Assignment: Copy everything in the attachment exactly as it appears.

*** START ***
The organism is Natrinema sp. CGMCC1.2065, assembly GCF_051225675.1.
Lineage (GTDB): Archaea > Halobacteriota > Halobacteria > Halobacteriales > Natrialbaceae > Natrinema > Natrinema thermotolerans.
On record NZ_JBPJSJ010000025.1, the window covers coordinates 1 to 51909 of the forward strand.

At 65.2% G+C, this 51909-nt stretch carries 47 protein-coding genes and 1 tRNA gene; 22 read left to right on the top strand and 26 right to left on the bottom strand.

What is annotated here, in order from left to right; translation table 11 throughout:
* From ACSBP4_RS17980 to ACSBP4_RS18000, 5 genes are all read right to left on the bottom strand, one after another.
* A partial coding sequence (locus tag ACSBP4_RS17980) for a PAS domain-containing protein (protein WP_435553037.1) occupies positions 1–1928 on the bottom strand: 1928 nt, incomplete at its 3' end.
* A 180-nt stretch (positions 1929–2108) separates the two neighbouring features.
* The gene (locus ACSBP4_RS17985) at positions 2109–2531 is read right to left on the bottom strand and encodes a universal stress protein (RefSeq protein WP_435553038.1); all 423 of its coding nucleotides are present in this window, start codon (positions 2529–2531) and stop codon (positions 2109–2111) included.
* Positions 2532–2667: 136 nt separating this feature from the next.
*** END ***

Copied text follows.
The organism is Natrinema sp. CGMCC1.2065, assembly GCF_051225675.1.
Lineage (GTDB): Archaea > Halobacteriota > Halobacteria > Halobacteriales > Natrialbaceae > Natrinema > Natrinema thermotolerans.
On record NZ_JBPJSJ010000025.1, the window covers coordinates 1 to 51909 of the forward strand.

At 65.2% G+C, this 51909-nt stretch carries 47 protein-coding genes and 1 tRNA gene; 22 read left to right on the top strand and 26 right to left on the bottom strand.

What is annotated here, in order from left to right; translation table 11 throughout:
* From ACSBP4_RS17980 to ACSBP4_RS18000, 5 genes are all read right to left on the bottom strand, one after another.
* A partial coding sequence (locus tag ACSBP4_RS17980) for a PAS domain-containing protein (protein WP_435553037.1) occupies positions 1–1928 on the bottom strand: 1928 nt, incomplete at its 3' end.
* A 180-nt stretch (positions 1929–2108) separates the two neighbouring features.
* The gene (locus ACSBP4_RS17985) at positions 2109–2531 is read right to left on the bottom strand and encodes a universal stress protein (RefSeq protein WP_435553038.1); all 423 of its coding nucleotides are present in this window, start codon (positions 2529–2531) and stop codon (positions 2109–2111) included.
* Positions 2532–2667: 136 nt separating this feature from the next.